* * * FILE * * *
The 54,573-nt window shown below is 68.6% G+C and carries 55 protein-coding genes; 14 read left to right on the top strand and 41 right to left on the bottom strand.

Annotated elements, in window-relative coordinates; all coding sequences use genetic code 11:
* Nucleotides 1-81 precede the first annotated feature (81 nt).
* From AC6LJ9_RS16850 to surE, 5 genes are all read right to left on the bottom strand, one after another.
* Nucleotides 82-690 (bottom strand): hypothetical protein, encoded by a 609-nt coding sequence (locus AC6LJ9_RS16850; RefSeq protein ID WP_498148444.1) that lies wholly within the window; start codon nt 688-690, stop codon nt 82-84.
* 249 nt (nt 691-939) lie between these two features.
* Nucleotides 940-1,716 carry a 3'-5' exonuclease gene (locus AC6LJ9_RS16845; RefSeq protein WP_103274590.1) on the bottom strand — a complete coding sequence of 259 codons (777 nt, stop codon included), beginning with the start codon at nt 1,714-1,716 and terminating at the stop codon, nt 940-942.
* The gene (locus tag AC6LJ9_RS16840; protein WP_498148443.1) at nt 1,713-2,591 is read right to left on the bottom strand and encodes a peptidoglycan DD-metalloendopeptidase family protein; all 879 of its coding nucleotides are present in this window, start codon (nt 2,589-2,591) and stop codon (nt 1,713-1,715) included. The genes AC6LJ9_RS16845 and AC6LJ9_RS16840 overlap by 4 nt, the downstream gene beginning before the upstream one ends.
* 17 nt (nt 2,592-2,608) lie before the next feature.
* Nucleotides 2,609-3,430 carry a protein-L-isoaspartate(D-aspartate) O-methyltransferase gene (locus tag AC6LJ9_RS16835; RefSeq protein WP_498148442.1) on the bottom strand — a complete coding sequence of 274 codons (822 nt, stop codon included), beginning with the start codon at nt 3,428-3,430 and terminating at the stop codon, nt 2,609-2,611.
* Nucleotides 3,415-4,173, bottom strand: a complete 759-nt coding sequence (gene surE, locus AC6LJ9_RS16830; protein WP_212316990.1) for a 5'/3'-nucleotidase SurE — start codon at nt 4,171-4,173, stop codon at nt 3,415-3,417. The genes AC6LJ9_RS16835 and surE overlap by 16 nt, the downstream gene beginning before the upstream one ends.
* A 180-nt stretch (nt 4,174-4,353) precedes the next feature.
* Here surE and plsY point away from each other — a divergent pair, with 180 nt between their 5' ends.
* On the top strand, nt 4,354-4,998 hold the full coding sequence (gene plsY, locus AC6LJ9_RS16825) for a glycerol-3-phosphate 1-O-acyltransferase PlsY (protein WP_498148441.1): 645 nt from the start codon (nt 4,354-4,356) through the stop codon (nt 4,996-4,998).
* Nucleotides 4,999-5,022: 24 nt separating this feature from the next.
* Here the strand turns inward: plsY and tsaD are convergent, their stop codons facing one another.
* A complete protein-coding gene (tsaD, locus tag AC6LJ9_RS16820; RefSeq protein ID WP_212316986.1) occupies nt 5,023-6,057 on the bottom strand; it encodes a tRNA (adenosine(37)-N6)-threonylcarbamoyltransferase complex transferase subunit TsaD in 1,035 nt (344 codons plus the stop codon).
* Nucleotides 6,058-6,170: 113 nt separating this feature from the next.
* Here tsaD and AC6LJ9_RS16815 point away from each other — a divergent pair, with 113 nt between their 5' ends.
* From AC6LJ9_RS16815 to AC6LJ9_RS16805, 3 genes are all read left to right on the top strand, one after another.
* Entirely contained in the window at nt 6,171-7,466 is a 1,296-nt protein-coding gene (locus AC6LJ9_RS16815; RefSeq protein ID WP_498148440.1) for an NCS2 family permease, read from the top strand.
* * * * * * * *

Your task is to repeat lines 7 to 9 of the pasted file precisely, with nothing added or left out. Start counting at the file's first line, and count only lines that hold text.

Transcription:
* Nucleotides 940-1,716 carry a 3'-5' exonuclease gene (locus AC6LJ9_RS16845; RefSeq protein WP_103274590.1) on the bottom strand — a complete coding sequence of 259 codons (777 nt, stop codon included), beginning with the start codon at nt 1,714-1,716 and terminating at the stop codon, nt 940-942.
* The gene (locus tag AC6LJ9_RS16840; protein WP_498148443.1) at nt 1,713-2,591 is read right to left on the bottom strand and encodes a peptidoglycan DD-metalloendopeptidase family protein; all 879 of its coding nucleotides are present in this window, start codon (nt 2,589-2,591) and stop codon (nt 1,713-1,715) included. The genes AC6LJ9_RS16845 and AC6LJ9_RS16840 overlap by 4 nt, the downstream gene beginning before the upstream one ends.
* 17 nt (nt 2,592-2,608) lie before the next feature.